It’s been just over a year since the unveiling of DC Comics’ Black Label imprint and the line thus far has been underwhelming, to put it mildly. How else can you describe it when the first issue of your highly-vaunted Mature Readers imprint was recalled because an uncensored image of Bruce Wayne’s Bat-Pole somehow made it through quality control and your company apologized for actually having adult content in a book aimed at adult readers?
The only Black Label production of any note so far has been Batman: Curse of the White Knight – a sequel to the most original Batman mini-series in years. Beyond that, we have a number of long-delayed projects, including Frank Miller’s long-dreaded attempt to modernize Superman’s origin story. For this we lost Vertigo Comics, just in time for Hellblazer to make a comeback?! But I digress.
Thankfully, Harleen is a step in the right direction and an example of everything the Black Label imprint should have been from Day One. This is a book for mature readers, but not in the sense that it is full of profanity and naked body parts. There are a few curse words here and there but there’s no real sexual content, apart from the fact that everything Stjepan Šejić draws is inherently sensual in every sense of the word.
Stjepan Šejić does not mearly draw comics – he breathes whole planes of existence into reality. There is a quality to his work I find hard to describe in words but those who enjoyed his recent run on Aquaman with Dan Abnett will know what I mean when I say Atlantis never looked quite so magical and otherworldly as when Stjepan Šejić was drawing it.
That same quality can be found in Harleen, though the mythic imagery is limited to a reoccurring dream which Dr. Harleen Quinzel describes in the book’s opening moments. Snatches of the dream show up later in the book, as Harleen’s circumstances change and she falls deeper and deeper under The Joker’s spell.
Oh yes. Spoiler alert! That much does not change in this story, which tells the same basic tale as the classic Mad Love. The difference here is that rather than seeing the story of Harley Quinn through the eyes of Batman, Harleen is telling her own story of how she made a series of bad choices in the name of love and understanding.
This makes more of a difference than one might think. Harleen is far from an angel, but by telling the story in her own words she is allowed to own the actions which others condemn her for, such as sleeping with one of her professors in college. Yet it is never clear just how unreliable a narrator Harleen is and how much we can trust her own assessment of events as they happened.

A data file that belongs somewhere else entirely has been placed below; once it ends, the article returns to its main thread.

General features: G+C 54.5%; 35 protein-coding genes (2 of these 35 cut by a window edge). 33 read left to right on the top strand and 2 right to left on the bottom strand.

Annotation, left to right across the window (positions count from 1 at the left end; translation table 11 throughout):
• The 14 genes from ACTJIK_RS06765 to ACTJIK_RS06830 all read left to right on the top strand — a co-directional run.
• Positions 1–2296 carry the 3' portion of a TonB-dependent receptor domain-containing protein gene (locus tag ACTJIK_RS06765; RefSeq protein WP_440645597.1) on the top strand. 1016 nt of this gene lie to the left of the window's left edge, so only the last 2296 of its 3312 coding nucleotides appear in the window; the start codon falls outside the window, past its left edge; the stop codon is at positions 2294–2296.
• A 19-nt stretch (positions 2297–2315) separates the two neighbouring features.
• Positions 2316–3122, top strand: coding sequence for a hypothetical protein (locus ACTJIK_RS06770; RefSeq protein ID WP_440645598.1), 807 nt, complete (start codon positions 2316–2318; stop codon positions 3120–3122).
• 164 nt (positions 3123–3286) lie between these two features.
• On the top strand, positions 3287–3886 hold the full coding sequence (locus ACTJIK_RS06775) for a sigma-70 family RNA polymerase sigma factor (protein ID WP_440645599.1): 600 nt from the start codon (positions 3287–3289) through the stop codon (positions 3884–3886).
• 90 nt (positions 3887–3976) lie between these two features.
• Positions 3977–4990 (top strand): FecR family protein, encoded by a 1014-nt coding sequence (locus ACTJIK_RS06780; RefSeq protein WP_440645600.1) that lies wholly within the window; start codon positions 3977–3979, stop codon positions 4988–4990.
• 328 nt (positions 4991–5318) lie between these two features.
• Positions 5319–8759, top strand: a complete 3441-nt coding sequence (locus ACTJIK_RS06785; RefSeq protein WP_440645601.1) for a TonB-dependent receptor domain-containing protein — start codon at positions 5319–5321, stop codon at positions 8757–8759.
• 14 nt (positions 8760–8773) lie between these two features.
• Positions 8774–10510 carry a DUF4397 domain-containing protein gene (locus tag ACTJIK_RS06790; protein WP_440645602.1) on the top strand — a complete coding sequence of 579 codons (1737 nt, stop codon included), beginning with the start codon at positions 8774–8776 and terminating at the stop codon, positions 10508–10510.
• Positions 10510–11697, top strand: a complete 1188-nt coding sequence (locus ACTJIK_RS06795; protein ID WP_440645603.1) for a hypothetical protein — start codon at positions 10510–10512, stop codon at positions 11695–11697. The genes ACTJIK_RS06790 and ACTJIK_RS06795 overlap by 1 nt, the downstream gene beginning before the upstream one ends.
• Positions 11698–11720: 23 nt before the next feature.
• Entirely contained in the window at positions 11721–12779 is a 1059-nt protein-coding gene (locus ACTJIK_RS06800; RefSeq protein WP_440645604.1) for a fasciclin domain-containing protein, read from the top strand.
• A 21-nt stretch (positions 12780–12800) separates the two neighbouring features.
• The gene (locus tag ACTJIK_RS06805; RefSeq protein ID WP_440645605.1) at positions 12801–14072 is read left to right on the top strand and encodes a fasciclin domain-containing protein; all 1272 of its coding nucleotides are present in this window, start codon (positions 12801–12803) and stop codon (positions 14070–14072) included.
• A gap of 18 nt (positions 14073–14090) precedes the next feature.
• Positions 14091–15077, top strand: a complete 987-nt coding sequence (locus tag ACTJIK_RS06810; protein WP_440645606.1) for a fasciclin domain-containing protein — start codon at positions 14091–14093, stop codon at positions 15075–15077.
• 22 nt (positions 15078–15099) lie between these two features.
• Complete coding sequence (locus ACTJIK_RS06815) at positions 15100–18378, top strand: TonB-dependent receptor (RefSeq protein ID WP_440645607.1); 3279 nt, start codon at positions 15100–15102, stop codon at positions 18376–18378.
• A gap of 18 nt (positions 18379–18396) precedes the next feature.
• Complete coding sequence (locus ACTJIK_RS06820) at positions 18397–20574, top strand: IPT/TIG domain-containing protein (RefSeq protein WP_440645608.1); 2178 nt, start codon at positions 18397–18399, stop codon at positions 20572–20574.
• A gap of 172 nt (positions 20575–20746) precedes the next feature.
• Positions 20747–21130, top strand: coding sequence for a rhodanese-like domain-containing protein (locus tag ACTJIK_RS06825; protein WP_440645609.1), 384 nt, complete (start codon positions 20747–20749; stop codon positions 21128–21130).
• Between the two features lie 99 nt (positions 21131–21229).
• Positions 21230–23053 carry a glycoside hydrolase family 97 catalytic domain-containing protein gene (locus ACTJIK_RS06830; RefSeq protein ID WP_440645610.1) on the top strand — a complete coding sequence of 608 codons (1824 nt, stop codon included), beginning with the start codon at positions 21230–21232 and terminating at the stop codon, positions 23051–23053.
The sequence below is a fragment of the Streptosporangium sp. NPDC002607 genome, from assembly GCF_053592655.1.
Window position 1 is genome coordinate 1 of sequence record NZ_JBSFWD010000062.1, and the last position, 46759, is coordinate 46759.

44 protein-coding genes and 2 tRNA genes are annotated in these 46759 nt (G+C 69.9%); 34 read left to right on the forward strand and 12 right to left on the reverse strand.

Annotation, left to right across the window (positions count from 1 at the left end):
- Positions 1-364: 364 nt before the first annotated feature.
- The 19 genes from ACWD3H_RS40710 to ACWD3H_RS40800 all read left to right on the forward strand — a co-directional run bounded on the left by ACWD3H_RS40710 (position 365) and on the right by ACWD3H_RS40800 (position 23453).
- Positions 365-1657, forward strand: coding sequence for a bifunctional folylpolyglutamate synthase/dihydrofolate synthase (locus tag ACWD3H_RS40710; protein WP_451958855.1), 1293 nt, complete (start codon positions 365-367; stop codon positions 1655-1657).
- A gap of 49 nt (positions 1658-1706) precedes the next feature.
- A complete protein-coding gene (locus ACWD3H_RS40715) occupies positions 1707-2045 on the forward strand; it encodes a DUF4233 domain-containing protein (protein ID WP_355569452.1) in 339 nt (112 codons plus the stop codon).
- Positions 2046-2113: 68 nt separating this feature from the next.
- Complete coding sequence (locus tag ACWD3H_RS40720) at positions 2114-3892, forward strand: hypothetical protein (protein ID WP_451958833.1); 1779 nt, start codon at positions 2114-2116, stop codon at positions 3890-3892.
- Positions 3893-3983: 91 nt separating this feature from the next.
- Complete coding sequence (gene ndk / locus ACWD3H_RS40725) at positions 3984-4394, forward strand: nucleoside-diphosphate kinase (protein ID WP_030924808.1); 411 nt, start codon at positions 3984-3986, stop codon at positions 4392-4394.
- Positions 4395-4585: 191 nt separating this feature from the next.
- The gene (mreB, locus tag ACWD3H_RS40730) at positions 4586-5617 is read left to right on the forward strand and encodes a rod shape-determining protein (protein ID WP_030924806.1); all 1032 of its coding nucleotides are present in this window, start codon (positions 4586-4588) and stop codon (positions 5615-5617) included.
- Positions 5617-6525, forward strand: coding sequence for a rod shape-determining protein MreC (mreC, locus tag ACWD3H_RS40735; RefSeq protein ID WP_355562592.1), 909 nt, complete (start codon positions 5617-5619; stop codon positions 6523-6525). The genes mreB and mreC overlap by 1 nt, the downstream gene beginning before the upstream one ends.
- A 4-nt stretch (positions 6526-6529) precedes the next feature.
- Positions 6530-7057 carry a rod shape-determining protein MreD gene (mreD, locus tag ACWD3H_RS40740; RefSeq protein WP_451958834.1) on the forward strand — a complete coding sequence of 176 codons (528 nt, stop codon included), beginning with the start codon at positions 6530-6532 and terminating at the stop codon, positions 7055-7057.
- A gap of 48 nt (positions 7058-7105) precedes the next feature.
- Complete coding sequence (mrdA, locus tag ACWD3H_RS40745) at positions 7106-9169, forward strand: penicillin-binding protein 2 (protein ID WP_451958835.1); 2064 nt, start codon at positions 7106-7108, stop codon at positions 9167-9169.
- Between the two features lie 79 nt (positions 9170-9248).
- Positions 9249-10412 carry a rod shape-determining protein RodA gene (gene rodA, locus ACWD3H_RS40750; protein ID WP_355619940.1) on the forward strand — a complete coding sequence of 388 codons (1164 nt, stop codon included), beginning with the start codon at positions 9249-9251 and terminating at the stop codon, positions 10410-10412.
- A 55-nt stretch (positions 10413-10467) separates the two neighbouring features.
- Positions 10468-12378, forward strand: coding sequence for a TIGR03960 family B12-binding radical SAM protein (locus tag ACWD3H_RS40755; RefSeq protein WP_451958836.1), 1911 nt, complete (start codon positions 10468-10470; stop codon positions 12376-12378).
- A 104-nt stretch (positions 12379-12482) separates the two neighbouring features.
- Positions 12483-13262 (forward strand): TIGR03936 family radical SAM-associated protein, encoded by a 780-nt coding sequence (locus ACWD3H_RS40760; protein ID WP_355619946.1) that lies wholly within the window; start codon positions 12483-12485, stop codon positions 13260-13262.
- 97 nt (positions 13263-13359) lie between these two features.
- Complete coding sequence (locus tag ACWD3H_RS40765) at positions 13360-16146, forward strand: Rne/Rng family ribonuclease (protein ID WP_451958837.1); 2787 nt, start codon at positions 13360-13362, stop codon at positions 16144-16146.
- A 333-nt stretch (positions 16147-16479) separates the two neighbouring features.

One aspect of the story I did love, however, involves Harleen’s theory of a mental health immune system and how this leads her to study the supervillains of Arkham Asylum, including the man who ultimately asks her to just call him Jay. As a former psychology student, I love it when this kind of detail gets worked into a story. I also enjoy how Stjepan Šejić works a number of classic Batman trivia nods into the story (the identity of Harleen’s one friend, for instance) and how his take on the Joker is honestly funny, in a dark, twisted way.
Harleen #1 is more than just a new twist on the origins of The Mistress of Mirth and Queen of Clowns. It’s a fascinating character analysis that treats one of DC Comics’ best characters with far more respect than she’s received in recent memory, remembering that behind the manic grin and goo-goo eyes Harleen Quinzel is still a genius who only plays at being a bubbly bimbo. This is Harley Quinn as she should be written.
Harleen #1 releases on September 25th, 2019!
Written by The Critic The Internet Deserves, but not the one it needs right now…. Matt Morrison. He’s a smart-ass guardian. A sarcastic protector. A Snark Knight.